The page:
By Jordan W. Charness

We have just completed our twice yearly visit to my grandmother in Ohio. We packed the whole family into our minivan for the 2,400- kilometre round-trip drive. The kids have become accustomed to the long, long car ride and even though we refused to install a DVD player to keep them amused, they still managed to keep themselves busy with their iPods, portable games – and have even learned the value of reading a good book.

My wife is a big help on these trips and managed to drive four whole kilometres this time around leaving the remaining 2,396 for me. She and I enjoy this time together as a quiet time when we can talk and discuss all manner of things. She also uses this time to alternately read, nap, and referee the arguments that the children are having. This leaves me with plenty of time to fully concentrate on what I see outside the windows.

One of the most intriguing signs I saw along the road proclaimed in big letters “DO NOT PICK UP HITCHHIKERS”. This should not really be a big surprise since it is illegal to hitchhike along the sides of major highways and both the people who are hitchhiking and those who stop to pick them up could face a fine for this infraction. Notwithstanding the existence of this law, you virtually never see a sign like this.

All became clear a few kilometres down the road where there was another sign indicating that just off the road was a maximum security penitentiary. That certainly convinced me that I did not want to pick up hitchhikers. Those who have just escaped maximum security jails where they have been serving long sentences are probably not the type of people that I would like to pick up. Not only would I be endangering my family but I could theoretically be arrested for aiding and abetting a prison escapee.

There is another sign I saw more often which read “WATCH OUT FOR ICE ON BRIDGE”. There are actually several versions of the same message depending on the location. I’ve often wondered why there should be ice on the bridge when there isn’t any on the road and why motorists should be advised to look out for it. I also wondered I didn’t see the sign before every bridge.

After some research, I found that in certain locations where a bridge is located only a short distance above a body of water, the temperature above the water differs from the areas where there is no water. This change in temperature along with the increased humidity caused by the water can indeed cause a bridge to freeze where an ordinary road will not. Failing to slow down or keep this in mind may lead to having an accident that will be deemed to be your fault. You might also be hit with the famous catchall offense of dangerous driving. Although the signs are up year-round you only have to worry when the temperature dips.

Toll roads in my home province of Quebec are a thing of the past and possibly of the future. Just about every government raises the issue of installing tolls to help pay for the cost of building and maintaining roads and bridges. A question of whether or not this money will actually be used directly for road infrastructure or will just be thrown into the general pool of government revenue has been enough to muddy the issue and stop the implication so far, of tolls on the roads here.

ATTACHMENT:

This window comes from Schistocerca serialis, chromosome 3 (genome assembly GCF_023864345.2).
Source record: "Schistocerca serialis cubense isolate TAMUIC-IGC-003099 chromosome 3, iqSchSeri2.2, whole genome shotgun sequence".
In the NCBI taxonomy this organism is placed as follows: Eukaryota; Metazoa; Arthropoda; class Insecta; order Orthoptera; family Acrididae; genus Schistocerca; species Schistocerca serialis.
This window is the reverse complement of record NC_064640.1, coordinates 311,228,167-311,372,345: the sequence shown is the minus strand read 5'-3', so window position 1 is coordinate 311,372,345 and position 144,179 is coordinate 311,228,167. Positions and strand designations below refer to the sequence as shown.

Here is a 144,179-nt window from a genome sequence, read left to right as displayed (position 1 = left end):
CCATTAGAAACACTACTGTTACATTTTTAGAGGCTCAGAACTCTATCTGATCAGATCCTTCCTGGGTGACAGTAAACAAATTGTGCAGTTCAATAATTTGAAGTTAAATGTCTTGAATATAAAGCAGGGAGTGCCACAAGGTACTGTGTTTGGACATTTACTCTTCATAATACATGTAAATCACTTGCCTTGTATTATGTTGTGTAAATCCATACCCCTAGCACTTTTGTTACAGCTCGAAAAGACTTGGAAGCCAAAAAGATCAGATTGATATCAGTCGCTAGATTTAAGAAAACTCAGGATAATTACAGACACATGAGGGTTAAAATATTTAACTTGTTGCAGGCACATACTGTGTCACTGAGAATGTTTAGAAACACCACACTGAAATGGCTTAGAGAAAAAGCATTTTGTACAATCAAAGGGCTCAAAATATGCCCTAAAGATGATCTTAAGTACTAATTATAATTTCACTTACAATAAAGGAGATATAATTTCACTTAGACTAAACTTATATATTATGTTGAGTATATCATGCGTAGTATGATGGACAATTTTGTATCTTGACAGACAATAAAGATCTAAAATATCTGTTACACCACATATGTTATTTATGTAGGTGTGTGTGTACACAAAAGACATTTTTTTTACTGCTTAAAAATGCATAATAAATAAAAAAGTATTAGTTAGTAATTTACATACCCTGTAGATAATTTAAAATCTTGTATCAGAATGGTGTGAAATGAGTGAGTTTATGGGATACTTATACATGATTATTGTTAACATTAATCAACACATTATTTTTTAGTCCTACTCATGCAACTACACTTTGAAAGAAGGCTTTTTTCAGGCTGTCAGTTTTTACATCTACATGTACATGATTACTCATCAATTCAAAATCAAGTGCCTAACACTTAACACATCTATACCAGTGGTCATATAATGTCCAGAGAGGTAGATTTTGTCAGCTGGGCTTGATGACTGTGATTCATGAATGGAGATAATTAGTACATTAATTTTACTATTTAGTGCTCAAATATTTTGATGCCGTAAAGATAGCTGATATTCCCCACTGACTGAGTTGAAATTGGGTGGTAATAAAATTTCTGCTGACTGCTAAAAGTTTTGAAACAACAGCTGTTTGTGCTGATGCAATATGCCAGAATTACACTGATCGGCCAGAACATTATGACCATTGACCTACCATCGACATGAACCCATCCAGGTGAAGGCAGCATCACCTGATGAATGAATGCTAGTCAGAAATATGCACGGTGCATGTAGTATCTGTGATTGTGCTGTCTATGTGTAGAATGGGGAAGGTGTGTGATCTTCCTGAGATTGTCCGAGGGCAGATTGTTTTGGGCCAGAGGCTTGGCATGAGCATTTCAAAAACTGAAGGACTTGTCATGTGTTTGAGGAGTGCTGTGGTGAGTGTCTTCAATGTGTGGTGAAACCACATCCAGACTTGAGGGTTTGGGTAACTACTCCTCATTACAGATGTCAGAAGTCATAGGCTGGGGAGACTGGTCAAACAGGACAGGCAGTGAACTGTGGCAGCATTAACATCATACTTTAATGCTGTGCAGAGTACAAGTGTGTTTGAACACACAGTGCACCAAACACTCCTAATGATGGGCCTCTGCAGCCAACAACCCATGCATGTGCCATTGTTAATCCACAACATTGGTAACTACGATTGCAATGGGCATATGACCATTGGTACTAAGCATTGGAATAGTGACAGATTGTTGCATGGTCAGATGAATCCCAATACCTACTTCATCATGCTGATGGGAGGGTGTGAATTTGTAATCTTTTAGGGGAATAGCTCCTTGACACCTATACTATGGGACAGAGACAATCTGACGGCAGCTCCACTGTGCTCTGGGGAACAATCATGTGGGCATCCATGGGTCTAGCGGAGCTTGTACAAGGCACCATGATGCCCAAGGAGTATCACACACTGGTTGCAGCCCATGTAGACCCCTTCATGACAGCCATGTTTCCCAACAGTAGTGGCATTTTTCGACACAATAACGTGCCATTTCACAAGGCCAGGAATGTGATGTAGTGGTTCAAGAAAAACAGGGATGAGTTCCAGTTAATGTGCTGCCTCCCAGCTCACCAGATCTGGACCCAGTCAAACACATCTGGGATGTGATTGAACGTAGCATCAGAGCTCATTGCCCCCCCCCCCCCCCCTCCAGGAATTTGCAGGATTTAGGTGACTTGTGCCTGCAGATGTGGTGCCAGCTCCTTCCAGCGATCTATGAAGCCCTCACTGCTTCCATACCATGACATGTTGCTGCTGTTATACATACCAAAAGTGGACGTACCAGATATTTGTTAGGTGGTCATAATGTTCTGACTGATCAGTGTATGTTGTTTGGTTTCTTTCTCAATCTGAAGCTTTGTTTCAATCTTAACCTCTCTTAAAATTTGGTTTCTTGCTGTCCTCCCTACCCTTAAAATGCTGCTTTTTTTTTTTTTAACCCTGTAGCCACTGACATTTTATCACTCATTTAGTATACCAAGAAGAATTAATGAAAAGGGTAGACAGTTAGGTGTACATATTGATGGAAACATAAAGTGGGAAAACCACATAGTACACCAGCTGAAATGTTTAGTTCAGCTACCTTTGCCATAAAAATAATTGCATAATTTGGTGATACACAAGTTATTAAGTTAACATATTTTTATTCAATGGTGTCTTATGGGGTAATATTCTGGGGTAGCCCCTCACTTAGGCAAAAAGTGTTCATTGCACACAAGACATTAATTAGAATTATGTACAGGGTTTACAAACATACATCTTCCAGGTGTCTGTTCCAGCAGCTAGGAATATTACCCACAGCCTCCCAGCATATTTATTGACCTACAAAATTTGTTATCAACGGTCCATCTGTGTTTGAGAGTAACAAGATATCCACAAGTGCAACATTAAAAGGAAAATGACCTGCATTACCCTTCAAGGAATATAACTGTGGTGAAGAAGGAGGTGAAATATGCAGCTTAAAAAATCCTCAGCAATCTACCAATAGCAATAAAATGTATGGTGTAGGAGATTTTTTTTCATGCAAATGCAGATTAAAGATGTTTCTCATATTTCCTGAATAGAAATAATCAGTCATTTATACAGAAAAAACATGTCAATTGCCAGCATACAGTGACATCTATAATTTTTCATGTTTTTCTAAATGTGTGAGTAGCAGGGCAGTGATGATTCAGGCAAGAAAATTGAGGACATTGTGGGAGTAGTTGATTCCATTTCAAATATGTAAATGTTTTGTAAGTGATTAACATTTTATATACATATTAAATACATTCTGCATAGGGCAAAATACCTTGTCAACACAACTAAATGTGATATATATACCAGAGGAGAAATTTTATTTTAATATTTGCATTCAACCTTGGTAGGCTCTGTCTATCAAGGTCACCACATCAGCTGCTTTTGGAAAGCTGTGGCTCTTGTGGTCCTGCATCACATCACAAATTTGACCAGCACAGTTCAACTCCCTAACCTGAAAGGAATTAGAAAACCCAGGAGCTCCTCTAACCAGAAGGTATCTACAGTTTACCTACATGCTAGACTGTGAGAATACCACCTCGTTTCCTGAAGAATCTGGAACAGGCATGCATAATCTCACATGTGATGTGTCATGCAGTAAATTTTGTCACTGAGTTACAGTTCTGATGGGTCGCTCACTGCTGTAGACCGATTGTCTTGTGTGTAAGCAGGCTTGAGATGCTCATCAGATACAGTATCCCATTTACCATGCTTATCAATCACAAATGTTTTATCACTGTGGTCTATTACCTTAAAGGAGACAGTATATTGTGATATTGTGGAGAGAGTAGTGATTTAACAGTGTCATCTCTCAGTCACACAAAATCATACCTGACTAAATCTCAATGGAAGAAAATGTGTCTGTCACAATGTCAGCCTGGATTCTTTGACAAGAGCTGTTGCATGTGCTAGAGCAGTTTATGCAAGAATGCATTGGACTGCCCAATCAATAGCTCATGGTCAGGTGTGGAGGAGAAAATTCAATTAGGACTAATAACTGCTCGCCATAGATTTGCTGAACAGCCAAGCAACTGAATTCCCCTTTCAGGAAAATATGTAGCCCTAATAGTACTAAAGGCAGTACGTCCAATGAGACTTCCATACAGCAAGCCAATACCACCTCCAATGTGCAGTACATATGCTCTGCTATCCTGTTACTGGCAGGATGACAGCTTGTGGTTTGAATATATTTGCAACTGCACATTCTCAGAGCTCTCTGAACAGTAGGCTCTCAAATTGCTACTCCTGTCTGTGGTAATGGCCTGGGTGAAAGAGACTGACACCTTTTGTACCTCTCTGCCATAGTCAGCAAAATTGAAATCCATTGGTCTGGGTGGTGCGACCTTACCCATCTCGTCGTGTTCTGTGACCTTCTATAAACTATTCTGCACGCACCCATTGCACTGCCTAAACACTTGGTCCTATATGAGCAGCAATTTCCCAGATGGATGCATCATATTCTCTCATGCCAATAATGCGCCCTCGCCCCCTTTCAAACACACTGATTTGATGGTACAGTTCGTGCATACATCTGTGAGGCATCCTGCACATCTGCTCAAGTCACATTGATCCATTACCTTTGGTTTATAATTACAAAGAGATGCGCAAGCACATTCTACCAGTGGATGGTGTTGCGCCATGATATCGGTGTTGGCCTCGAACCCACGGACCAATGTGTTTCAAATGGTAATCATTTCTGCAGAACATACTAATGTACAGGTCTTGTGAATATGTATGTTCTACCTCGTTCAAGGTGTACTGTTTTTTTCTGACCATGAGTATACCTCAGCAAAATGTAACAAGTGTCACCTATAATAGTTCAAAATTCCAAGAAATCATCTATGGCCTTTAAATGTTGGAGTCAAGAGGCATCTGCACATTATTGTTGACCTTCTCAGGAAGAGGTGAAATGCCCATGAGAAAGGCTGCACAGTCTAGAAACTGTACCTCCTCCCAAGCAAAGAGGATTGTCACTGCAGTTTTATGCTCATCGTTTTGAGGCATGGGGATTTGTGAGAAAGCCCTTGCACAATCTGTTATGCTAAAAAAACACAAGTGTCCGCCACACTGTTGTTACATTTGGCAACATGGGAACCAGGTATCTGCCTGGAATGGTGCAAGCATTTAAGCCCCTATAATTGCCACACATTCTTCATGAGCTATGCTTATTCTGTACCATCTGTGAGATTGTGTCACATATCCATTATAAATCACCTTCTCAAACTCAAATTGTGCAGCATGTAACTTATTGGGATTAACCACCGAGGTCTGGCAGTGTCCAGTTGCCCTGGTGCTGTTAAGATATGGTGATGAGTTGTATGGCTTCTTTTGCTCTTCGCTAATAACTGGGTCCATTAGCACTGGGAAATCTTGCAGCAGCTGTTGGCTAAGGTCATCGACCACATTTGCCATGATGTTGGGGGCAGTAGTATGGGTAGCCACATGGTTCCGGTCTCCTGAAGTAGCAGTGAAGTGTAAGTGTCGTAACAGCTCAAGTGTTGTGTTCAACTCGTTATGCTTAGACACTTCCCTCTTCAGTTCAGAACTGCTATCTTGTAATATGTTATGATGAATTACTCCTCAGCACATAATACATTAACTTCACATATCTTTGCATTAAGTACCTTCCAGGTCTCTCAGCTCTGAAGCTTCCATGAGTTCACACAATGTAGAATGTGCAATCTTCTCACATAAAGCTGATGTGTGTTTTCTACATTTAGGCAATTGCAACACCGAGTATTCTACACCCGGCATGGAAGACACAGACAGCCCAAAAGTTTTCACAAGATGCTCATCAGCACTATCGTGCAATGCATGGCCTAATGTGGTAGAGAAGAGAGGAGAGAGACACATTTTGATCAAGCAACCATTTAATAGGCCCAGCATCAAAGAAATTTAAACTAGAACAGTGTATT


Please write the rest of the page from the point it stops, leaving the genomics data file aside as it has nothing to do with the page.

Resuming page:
Drivers in other provinces and states have not been so lucky. There is an express roadway near Toronto that is funded by tolls although there are no toll booths. Frequent users can purchase a transponder which attaches to the windshield and records when and where you enter and exit the toll road, and bills you later. As well, your license plate is photographed whenever you enter or exit the road, and those without transponders are subsequently billed. This has come as quite a shock to many visitors. And yes you do have to pay the bill. Ignorance of the law is no excuse.

The state of New York has a similar system to help smooth the pain of tolls on their toll routes. Although you can pay in cash at the toll booths you can also purchase an EZPASS which is a device that affixes to your windshield. You set up an account with them and prepay $25 on your credit card. Every time you go through a toll in New York an electronic reader reads your EZPASS and deducts the money from your account.

It’s a great system when it works. We go to New York so often to visit family that I wanted an EZPASS. It turns out that the only place a Canadian can order one is from the office in Niagara Falls. My wonderful wife was kind enough to arrange it. It arrived in time for our most recent trip. With pride I stuck it on the windshield just like the instructions said I should.

We proceeded directly to the EZPASS-only lane where I learned the meaning of another sign. “DON’T BACK UP”. It turned out that our new EZPASS was a dud! The green light refused to come on and 12 angry motorists were honking their horns behind me. Eventually a toll booth worker came out to rescue us and we paid the toll in the normal way. So much for technology…but I still like taking road trips.

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